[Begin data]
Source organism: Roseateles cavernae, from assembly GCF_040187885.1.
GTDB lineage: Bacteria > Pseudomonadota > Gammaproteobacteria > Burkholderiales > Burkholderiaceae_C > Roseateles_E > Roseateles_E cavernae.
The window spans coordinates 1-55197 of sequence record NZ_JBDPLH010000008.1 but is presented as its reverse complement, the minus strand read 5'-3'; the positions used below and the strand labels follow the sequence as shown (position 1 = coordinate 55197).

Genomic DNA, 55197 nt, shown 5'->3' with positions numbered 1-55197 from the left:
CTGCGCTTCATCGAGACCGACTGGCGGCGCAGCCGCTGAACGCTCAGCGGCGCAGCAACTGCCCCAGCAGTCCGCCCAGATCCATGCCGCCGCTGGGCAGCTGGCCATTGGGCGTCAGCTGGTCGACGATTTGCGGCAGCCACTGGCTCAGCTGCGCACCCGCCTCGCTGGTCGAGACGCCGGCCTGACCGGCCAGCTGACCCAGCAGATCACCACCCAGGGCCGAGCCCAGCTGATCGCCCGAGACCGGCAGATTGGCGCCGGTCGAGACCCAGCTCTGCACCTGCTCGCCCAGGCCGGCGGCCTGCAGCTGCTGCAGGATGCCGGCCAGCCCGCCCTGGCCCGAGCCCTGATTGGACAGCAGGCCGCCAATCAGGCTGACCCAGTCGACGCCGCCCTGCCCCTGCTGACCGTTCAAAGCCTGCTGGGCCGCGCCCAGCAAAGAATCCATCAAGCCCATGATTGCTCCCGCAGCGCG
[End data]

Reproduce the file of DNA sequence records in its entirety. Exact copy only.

Source organism: Roseateles cavernae, from assembly GCF_040187885.1.
GTDB lineage: Bacteria > Pseudomonadota > Gammaproteobacteria > Burkholderiales > Burkholderiaceae_C > Roseateles_E > Roseateles_E cavernae.
The window spans coordinates 1-55197 of sequence record NZ_JBDPLH010000008.1 but is presented as its reverse complement, the minus strand read 5'-3'; the positions used below and the strand labels follow the sequence as shown (position 1 = coordinate 55197).

Genomic DNA, 55197 nt, shown 5'->3' with positions numbered 1-55197 from the left:
CTGCGCTTCATCGAGACCGACTGGCGGCGCAGCCGCTGAACGCTCAGCGGCGCAGCAACTGCCCCAGCAGTCCGCCCAGATCCATGCCGCCGCTGGGCAGCTGGCCATTGGGCGTCAGCTGGTCGACGATTTGCGGCAGCCACTGGCTCAGCTGCGCACCCGCCTCGCTGGTCGAGACGCCGGCCTGACCGGCCAGCTGACCCAGCAGATCACCACCCAGGGCCGAGCCCAGCTGATCGCCCGAGACCGGCAGATTGGCGCCGGTCGAGACCCAGCTCTGCACCTGCTCGCCCAGGCCGGCGGCCTGCAGCTGCTGCAGGATGCCGGCCAGCCCGCCCTGGCCCGAGCCCTGATTGGACAGCAGGCCGCCAATCAGGCTGACCCAGTCGACGCCGCCCTGCCCCTGCTGACCGTTCAAAGCCTGCTGGGCCGCGCCCAGCAAAGAATCCATCAAGCCCATGATTGCTCCCGCAGCGCG